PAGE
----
Last Updated on November 9, 2022 by Lawrence Berezin
These two words have caused much pain and heartache in Parking Ticket Land. That is to say; If you violate a no-standing rule, it will cost you $115 and possibly a boot and tow. Yikes!
Moreover, It doesn’t matter if your car is occupied or empty. Or the motor was on or off. You are still standing when you stop your vehicle in a no-standing zone.
Who among us hasn’t offered this vintage, unwinnable defense to a no-standing parking ticket? That is to say, “I was parking, not standing, because the car was unoccupied. Only to learn that occupied or unoccupied doesn’t make a difference. It will still cost you $115?”
Hopefully, these tips will save you some dough when parking in NYC.
Estimated reading time: 6 minutes
How many different no-standing violations are there?
There are 14 different no-standing tickets. Can you name all 14?
What is a “dedicated use” no-standing sign?
Mistake number 1 does not learn the meaning and application of the newish Rule covering “dedicated use” signs.
You’ll find it at RNYC 4-08(a):
(3) Standing prohibited. When signs or rules prohibit standing, no person shall stop a vehicle, attended or unattended, except temporarily for and while engaged in expeditiously receiving or discharging passengers.
(i) Dedicated use signs. Standing is prohibited when a dedicated use is specified by a character, including but not limited to the following curb regulations:
- Commercial Vehicles Only,
- Truck Loading Only,
- Taxi Stand, Taxi Relief Stand,
- Authorized Vehicles Only,
- NYP License Plates Only,
- Doctor License Plates Only,
The beat goes on
- For-Hire Vehicles Only,
- Ambulance Only, Ambulette Only,
- Medical Facility Only,
- Bus Layover Only,
- NYS Road Test Only,
- Flea Market Loading Only,
- Farmers Market Only,
- Waiting Line,
- Carshare Parking Only,
- Electric Vehicle Charging Only, or Parking Permitted.
The parking ticket was not enforceable if a parking sign didn’t display certain words that were required by the applicable Rule or law.
I beat a significant number of parking tickets because the Rule displayed on the parking sign did not match the written Rule in 4-08.
For example, the old “No standing except trucks loading and unloading” sign was replaced by a “Truck Loading Only” sign. It was easier to read. But, the new sign did not comply with the language in the old Rule, 4-08(k)(2), which stated in part:
“Where a posted sign reads ‘No Standing Except trucks Loading or Unloading,’ no vehicle except a commercial vehicle or a service vehicle…may stand or park in that area…”
Why? Because the new, redesigned Truck Loading Only sign did not display the words mandated by the Rule, “No Standing Except trucks Loading or Unloading,”
The Evil Empire was faced with a problem
How do they fix this gaping loophole? Well, they were not going to redo all the bad signs.
So, they invented a new set of rules. For example, in the case of the Truck Loading Only sign, the Evil Empire added four new words to the old Rule, “or Truck Loading Only.” Voila! The new sign matched the new, amended Rule.
Rule 4-08(k)(2) now states in part, “Where a posted sign reads, ‘No Standing Except Trucks Loading and Unloading’ ‘or Truck Loading Only‘
The takeaway here is to always, every time, read the Rule behind the sign. You will be happy you did.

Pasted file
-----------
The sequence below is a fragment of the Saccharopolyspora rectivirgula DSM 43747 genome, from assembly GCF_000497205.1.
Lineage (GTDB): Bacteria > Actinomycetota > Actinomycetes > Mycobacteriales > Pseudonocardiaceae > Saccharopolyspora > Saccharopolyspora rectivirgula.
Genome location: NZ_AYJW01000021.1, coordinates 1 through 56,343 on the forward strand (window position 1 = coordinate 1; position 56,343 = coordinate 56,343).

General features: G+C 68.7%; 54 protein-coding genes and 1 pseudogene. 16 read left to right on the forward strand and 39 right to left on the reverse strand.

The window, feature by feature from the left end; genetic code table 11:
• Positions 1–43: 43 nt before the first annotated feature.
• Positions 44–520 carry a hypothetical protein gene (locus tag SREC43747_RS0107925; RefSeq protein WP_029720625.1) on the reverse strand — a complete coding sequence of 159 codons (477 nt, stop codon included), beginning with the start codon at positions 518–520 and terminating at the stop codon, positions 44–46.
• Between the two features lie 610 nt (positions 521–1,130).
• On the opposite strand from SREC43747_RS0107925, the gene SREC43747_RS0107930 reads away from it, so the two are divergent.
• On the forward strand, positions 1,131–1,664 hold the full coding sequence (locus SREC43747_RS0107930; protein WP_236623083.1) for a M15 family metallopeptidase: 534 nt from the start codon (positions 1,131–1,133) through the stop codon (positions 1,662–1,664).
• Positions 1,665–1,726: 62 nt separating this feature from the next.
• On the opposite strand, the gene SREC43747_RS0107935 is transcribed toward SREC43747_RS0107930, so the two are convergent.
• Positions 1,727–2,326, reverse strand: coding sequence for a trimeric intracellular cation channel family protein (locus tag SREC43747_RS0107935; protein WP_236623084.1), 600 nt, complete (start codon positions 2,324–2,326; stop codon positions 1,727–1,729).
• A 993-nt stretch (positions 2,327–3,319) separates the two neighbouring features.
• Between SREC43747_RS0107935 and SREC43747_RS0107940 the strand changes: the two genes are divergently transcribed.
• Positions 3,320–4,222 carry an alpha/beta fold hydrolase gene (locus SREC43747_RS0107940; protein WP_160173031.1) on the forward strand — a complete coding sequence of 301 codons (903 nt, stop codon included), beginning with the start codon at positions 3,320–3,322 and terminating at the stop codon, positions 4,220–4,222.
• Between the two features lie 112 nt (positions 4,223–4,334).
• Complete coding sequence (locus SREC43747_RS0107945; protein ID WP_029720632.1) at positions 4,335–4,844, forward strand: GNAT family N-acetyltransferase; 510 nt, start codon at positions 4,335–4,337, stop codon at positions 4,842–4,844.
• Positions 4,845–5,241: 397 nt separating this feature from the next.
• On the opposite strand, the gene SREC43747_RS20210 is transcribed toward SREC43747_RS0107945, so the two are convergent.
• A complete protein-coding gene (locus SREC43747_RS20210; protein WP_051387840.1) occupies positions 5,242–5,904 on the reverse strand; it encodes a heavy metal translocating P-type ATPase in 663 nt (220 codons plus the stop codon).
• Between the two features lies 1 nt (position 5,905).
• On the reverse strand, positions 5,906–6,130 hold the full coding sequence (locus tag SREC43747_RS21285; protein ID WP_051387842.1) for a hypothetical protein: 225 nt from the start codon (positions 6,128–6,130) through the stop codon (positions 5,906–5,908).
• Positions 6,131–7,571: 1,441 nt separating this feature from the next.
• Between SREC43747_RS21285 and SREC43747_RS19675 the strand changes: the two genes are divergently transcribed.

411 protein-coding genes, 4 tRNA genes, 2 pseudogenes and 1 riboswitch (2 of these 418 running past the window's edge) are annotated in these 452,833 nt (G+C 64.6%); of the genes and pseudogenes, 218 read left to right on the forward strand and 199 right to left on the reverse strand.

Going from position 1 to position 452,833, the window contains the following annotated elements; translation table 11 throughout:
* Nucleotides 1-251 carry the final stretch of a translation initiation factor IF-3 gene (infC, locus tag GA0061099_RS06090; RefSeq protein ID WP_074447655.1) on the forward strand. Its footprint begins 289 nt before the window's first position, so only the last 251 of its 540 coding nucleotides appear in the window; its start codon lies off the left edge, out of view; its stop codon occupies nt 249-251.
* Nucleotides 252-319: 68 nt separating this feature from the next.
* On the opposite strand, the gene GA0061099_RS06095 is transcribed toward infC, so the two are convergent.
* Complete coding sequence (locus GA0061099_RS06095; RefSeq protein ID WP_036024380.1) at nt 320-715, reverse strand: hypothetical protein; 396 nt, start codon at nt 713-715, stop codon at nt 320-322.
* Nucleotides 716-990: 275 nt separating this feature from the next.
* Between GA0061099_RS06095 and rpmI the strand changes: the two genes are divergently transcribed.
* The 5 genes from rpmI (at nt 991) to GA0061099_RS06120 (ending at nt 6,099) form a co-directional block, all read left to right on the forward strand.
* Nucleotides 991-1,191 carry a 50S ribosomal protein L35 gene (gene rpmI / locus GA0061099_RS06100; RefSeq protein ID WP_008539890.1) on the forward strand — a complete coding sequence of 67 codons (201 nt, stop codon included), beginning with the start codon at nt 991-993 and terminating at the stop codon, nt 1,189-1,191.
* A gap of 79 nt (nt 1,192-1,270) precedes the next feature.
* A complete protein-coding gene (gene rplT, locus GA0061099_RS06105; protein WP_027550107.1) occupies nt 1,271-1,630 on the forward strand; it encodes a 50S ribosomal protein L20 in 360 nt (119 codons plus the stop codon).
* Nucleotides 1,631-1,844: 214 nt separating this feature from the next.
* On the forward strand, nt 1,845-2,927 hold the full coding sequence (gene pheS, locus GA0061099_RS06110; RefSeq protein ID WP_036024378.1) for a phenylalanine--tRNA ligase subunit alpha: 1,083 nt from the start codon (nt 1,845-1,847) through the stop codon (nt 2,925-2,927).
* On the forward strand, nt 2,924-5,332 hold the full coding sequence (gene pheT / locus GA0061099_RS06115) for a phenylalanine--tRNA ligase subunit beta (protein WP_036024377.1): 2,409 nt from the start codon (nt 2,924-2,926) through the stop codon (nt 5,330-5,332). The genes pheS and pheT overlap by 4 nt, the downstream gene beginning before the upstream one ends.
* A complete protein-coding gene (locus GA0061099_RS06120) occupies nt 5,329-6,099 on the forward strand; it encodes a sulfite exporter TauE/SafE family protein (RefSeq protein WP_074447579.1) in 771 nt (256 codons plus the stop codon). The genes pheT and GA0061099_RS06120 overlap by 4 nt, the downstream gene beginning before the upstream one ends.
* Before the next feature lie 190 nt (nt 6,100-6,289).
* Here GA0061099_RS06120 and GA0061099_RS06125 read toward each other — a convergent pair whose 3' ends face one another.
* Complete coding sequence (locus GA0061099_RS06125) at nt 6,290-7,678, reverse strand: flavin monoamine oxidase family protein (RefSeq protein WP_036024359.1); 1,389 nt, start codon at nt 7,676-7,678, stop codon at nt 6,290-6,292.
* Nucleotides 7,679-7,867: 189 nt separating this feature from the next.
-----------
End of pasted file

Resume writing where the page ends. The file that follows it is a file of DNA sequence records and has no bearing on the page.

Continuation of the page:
Mistake number 2 is not learning the meaning of standing and applying in Parking Ticket Land. Let’s start with the definition of standing:
“Standing” means the stopping of a vehicle, whether occupied or not, otherwise than temporarily for the purpose of and while actually engaged in receiving or discharging passengers. Stopping whether your chariot is occupied or not
Unless you stopped temporarily
For the purpose of actually engaging in
Receiving or discharging passengers
(To or from the curb)
(And not property)
Here comes the big mistake #2
So, it is a big mistake to think it is permissible to stop in a no-standing zone, turn off your engine, and wait behind the wheel for your Aunt Tillie to exit her apartment building, walk to your car and get in. It means you’ll owe the Evil Empire $115 for the no-standing ticket you’ll surely get.
It is a huge mistake to think you can double park (a no-standing violation), activate your blinkers, and leave a beautiful epistle on your dashboard alerting the Warrior or Cop that you ran into the Starbucks to get a cup of java and will be back in a minute. Ca-Ching!
Mistake number 3 is to wait for a passenger to arrive at your chariot in a no-standing zone.
You can stop temporarily to expeditiously pick up a passenger if you leave the no-standing area immediately. But you can never wait for the passenger’s arrival at your car door.
For example, I encourage you to avoid stopping in a bus stop zone. Your intentions may be honorable, but when a Warrior or Cop stumbles by and sees your car in a bus stop zone, you will get a parking ticket. They can’t intuit how long you stopped in the bus stop zone and will err on the side of collecting $115.
Would you please stay out of bus stop zones unless you board a bus?
Time for the no-standing quiz
Learning takes relentless repetition. Here’s a quick quiz to test your knowledge about the no-standing Rule.
If you park in NYC, you must figure out the nuances of the no-standing rules. To clarify, learn the Rule and apply it correctly. Further, understand the typical defenses to no-standing or no-parking violations, such as the “stop, drop and go defense.“
For example, how do you apply the 5-Minute Grace Period Rule in a no-standing zone? Let’s say the no-standing Rule starts at 7 am and ends at 4 pm. You parked your car overnight and want to move it before getting a ticket.
A Warrior or Cop cannot issue a no-standing ticket until 7:06 am.
Have you ever gotten a parking ticket because you misunderstood the parking sign?
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